Khuddaka Nikāya

[Home]  [Sutta Indexes]  [Glossology]  [Site Sub-Sections]




Canto I.
Psalms of Single Verses


Translated from the Pali by Mrs. C.A.F. Rhys Davids.

Public Domain

[Pali] [than]


He was reborn in this Buddha-age at Kapilavatthu, as the son of a brahmin Vāsettha. Now when Asita the seer[1] had declared that the young noble Siddhattha would become omniscient, Vappa with four other sons of brahmins, Kondañña at their head,[2] became recluses. When Asita's prophecy had been fulfilled, Vappa heard the Buddha preach and thought: 'I will win salvation.' He was present during the six years when the Great Being made his ascetic struggles; thereupon disgusted when the latter again took solid food, he went to Isipatana, and there met the Master then starting the Wheel of the Norm a-rolling and was converted. On the fifth day he and his four mates won arahantship. Thereupon reflecting on the might of the Master and the blindness of the world, and how the Ariyan state bestowed vision, he said this verse:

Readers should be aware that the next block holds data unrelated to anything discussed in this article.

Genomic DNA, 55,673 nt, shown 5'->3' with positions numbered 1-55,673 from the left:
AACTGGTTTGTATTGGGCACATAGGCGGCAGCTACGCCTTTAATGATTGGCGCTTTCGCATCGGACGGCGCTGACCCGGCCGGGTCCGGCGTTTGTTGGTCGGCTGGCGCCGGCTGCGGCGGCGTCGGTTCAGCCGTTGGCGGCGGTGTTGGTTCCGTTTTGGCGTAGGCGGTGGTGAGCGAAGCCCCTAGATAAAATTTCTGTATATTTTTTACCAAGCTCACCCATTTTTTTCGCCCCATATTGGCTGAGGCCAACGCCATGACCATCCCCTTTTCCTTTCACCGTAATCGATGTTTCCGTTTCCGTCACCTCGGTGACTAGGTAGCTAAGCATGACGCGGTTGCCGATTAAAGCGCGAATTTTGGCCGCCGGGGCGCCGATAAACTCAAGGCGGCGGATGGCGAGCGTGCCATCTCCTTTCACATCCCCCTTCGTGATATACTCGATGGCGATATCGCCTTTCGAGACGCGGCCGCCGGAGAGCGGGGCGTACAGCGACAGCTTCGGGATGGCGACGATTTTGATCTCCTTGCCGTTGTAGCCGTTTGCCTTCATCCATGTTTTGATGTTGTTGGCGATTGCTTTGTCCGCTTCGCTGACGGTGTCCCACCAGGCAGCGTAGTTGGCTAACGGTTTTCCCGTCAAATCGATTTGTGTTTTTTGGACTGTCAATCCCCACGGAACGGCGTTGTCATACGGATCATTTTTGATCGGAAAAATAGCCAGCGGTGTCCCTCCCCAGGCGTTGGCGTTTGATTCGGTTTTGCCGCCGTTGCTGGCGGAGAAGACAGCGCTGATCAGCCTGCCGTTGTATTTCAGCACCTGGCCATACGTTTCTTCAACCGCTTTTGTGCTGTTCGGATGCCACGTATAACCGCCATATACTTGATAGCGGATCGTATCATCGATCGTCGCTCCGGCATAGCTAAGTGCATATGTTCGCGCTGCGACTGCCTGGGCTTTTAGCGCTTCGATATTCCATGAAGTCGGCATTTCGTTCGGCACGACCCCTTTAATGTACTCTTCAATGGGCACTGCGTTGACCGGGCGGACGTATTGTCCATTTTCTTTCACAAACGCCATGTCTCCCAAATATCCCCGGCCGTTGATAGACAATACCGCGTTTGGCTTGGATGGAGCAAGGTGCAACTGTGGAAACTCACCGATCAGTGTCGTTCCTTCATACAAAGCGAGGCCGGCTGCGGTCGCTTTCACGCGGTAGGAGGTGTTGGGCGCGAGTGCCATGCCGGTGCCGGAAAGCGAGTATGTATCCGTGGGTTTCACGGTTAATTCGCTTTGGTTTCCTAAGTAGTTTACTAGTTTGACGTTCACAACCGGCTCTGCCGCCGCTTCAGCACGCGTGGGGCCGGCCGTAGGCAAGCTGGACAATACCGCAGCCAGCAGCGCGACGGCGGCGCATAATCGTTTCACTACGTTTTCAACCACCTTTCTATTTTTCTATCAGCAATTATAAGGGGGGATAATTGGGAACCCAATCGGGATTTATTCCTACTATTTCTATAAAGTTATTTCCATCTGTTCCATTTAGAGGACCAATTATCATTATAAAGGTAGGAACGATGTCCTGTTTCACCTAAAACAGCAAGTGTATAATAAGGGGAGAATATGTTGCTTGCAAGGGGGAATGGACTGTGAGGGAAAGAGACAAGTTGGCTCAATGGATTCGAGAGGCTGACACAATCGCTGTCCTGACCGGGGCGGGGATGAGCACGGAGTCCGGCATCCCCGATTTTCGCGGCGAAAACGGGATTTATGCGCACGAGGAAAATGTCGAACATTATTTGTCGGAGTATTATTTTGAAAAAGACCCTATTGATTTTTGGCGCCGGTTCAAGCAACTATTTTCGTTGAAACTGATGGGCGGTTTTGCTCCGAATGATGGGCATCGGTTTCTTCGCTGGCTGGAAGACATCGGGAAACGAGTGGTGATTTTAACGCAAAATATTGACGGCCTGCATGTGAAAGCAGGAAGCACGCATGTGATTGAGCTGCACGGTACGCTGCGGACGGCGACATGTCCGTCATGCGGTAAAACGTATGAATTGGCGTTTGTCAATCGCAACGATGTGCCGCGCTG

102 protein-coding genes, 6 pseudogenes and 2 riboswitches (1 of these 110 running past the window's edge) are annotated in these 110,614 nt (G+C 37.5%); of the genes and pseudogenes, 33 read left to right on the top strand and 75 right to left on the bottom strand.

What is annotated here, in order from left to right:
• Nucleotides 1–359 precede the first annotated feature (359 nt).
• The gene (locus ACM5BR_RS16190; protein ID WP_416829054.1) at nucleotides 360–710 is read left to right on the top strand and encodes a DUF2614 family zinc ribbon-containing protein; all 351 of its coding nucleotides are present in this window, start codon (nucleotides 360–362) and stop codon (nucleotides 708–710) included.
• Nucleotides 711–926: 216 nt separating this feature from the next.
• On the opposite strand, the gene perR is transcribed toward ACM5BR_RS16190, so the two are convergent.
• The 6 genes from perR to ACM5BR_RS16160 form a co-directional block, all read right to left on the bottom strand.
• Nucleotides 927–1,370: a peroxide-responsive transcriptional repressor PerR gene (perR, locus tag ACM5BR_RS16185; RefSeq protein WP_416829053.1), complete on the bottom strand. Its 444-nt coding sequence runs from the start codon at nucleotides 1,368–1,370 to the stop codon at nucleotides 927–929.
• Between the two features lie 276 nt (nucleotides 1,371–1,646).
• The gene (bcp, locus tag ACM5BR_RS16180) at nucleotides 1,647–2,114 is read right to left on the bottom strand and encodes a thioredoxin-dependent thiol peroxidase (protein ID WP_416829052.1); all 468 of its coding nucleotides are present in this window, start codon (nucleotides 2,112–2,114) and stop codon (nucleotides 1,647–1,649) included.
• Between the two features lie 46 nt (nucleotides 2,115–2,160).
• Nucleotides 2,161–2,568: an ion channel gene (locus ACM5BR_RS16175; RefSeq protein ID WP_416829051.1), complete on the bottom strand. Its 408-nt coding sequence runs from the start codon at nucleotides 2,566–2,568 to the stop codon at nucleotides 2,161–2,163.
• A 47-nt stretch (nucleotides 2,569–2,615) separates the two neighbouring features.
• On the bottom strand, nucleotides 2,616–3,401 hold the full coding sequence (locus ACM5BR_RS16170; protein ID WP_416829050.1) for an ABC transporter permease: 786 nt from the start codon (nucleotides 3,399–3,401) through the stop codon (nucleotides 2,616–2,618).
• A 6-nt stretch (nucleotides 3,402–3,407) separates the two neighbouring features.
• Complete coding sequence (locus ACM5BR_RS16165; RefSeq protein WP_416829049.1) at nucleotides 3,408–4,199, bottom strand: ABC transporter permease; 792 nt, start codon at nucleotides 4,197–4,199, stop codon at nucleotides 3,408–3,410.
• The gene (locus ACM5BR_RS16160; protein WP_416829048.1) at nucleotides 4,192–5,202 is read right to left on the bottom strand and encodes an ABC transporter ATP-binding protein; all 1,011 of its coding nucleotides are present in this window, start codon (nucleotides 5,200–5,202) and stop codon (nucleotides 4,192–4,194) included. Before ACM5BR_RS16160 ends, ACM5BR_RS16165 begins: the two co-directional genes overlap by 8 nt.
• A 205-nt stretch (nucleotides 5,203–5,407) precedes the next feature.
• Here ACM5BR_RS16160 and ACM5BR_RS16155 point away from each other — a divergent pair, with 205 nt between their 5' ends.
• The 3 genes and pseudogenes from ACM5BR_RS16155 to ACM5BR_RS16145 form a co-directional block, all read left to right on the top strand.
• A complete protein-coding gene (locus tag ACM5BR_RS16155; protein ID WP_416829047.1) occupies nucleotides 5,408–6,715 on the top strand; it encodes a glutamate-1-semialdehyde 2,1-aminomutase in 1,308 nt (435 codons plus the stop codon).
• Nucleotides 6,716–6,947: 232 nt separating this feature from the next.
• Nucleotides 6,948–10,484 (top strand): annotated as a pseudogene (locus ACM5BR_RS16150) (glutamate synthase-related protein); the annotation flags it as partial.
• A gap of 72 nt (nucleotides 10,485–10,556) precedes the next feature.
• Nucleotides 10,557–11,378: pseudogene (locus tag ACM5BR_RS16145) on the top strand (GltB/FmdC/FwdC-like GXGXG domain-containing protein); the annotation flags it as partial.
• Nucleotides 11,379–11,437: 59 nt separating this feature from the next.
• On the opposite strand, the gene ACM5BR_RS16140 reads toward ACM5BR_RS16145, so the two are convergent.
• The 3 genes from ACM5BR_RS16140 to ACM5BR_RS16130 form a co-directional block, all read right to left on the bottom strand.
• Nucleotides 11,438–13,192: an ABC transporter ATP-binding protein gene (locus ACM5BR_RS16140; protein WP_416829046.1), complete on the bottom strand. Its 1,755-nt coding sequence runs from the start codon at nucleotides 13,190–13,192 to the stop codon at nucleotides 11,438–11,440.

[61] He who doth see can see another seer,
Him too who hath no eyes wherewith to see,
He who himself sees not, can ne'er discern
Either the eye that sees not, or the seer.[3]


[1] Sutta Nipāta, verse 128 ff.; Vinaya Texts, i. 90, n. 1; Bud. Birth Stories, p. 118.

[2] See CCXLVI.

[3] There is here an allusion to the undiscerning attitude of the five recluses over against the spiritual evolution of the Buddha, recorded by the books referred to. Cf. A. ii. 179 f.


Copyright Statement